Young People Breaking Rules Could Contribute to a Spike in COVID-10 cases in the UK

Young People Breaking Rules Could Contribute to a Spike in COVID-10 cases in the UK

The health secretary has said that the UK could go through a second wave of the coronavirus if young people disobey social distancing rules. Matt Hancock’s statement came after a third of England’s cases over a week period were recorded among people between 10 and 29 years of age. “The numbers have been going up. And we’ve seen in other countries where this leads, and it is not a good place,” he said, adding that students starting University in September was also of concern.

Hancock cited Spain and France as an example of countries where the second wave started largely among younger people before spreading to others. “And now we’re seeing a sharp rise in the number of people in hospital and the number of people who are dying in those countries. That hasn’t happened here yet. And if people follow the social distancing rules, then we can stop that from happening here.”

While cases of COVID-19 can be particularly deadly for the elderly and people with underlying conditions, Hancock said that the virus can also have serious consequences in the young. “Lung Covid is really serious. And people can be in a bad way for months and months and months,” he said. “The second really important message is that younger people spread the disease, even if they don’t have symptoms. Don’t kill your gran by catching coronavirus and then passing it on. And you can pass it on before you’ve had any symptoms at all.”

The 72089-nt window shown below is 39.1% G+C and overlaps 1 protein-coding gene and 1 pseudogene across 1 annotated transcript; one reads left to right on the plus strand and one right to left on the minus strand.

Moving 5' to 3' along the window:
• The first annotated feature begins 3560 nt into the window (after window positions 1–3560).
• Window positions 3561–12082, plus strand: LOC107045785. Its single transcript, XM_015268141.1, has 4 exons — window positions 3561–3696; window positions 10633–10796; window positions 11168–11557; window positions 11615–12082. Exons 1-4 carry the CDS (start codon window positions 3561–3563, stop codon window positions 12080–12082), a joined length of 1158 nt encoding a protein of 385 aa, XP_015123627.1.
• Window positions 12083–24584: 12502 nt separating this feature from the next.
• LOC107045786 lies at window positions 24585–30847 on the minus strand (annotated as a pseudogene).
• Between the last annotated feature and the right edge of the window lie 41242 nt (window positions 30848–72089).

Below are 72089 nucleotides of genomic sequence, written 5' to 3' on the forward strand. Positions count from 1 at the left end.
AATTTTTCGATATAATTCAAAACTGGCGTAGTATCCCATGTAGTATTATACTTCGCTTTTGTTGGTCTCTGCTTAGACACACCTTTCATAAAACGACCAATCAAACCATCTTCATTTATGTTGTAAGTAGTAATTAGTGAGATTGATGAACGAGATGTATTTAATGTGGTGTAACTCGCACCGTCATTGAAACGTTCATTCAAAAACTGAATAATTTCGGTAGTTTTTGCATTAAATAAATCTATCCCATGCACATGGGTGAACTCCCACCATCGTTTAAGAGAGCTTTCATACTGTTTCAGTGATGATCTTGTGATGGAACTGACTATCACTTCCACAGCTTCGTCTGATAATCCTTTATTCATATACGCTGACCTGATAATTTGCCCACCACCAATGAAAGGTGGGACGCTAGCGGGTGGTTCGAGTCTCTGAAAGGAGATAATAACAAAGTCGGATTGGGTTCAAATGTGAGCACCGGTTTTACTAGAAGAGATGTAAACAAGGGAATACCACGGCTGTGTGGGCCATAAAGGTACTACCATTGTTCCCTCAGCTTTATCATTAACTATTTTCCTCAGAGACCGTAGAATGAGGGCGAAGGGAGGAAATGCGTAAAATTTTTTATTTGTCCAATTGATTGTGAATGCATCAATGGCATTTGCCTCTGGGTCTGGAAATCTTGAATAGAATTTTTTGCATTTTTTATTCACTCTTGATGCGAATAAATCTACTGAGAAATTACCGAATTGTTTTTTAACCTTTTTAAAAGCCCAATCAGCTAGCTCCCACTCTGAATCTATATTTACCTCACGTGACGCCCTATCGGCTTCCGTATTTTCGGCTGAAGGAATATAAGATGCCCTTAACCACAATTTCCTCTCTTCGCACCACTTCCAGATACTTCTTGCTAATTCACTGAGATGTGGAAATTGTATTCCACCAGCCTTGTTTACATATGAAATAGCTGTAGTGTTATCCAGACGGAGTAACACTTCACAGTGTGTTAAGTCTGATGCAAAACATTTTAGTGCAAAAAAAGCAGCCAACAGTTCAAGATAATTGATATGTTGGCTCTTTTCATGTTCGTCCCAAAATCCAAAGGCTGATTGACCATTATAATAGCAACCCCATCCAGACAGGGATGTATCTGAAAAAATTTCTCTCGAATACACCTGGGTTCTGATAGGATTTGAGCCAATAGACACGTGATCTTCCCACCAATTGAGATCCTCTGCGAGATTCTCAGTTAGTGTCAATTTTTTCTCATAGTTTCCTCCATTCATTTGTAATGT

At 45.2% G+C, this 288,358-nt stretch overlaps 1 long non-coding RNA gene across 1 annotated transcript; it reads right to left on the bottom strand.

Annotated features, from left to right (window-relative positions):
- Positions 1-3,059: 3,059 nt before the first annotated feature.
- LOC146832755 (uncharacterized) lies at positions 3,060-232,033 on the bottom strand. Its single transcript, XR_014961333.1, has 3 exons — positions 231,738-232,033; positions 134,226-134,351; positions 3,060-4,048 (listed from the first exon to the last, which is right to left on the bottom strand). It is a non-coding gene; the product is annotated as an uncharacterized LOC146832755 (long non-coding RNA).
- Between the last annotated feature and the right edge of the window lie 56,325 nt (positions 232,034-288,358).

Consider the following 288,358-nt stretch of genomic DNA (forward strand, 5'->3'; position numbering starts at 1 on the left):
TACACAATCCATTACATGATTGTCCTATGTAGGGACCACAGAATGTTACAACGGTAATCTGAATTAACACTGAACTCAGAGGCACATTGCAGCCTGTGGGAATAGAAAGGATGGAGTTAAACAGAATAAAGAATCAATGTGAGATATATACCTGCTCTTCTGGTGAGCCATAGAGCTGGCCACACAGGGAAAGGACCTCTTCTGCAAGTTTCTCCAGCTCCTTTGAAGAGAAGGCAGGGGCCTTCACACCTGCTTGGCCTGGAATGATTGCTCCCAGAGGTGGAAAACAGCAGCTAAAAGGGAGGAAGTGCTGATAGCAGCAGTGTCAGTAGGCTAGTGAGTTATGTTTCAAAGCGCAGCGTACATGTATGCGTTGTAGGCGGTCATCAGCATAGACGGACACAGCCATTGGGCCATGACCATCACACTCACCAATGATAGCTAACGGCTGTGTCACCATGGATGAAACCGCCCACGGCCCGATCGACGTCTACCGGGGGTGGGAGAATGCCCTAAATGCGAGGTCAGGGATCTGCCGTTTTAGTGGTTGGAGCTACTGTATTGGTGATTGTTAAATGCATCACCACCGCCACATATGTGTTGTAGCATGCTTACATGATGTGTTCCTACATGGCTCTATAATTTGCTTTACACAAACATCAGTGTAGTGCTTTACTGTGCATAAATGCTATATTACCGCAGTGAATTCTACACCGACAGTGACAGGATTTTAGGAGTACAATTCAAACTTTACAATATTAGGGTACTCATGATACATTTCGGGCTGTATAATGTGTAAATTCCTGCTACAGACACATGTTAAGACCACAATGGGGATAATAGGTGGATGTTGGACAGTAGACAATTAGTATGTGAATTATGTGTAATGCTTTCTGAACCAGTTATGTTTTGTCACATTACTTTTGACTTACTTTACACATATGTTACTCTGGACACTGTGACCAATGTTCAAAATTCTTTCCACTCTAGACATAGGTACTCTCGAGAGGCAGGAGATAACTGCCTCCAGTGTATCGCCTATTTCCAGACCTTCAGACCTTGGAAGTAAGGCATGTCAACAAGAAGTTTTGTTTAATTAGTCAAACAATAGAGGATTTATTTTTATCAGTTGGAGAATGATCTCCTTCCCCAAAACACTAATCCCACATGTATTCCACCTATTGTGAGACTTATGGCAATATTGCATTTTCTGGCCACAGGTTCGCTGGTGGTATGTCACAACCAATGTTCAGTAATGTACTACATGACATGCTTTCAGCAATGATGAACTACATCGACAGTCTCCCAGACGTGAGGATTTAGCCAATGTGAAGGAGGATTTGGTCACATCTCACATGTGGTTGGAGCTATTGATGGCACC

Hancock has also talked about a new strategy for testing those returning to England from vacation. Highlighting that temperature checks at airports do not work due to the virus’ incubation period, he said that testing people eight days after their return from overseas might be a good alternative strategy. This could also reduce the 14-day quarantine period.

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It has been suggested that just like in the US, the recent rise in cases in the UK is due to more testing and the increasing number of people socializing, and going to work and school. The spokesman from supplementscouts says that the fear now is that this increase will spill over to the elderly with much more dire consequences, particularly as viruses tend to thrive in colder months. “My advice for the winter months is to stay warm, eat nutritious food, exercise and take supplements,” he commented.

On 6 September, 2,988 new cases were reported in the UK, the highest number since 22 May. The weekly rate for COVID cases has also risen above the rate of 20 cases per 100,000 people to 21.3 cases per 100,000 in the week ending 7 September, a significant increase from 13.9 cases in the previous week.

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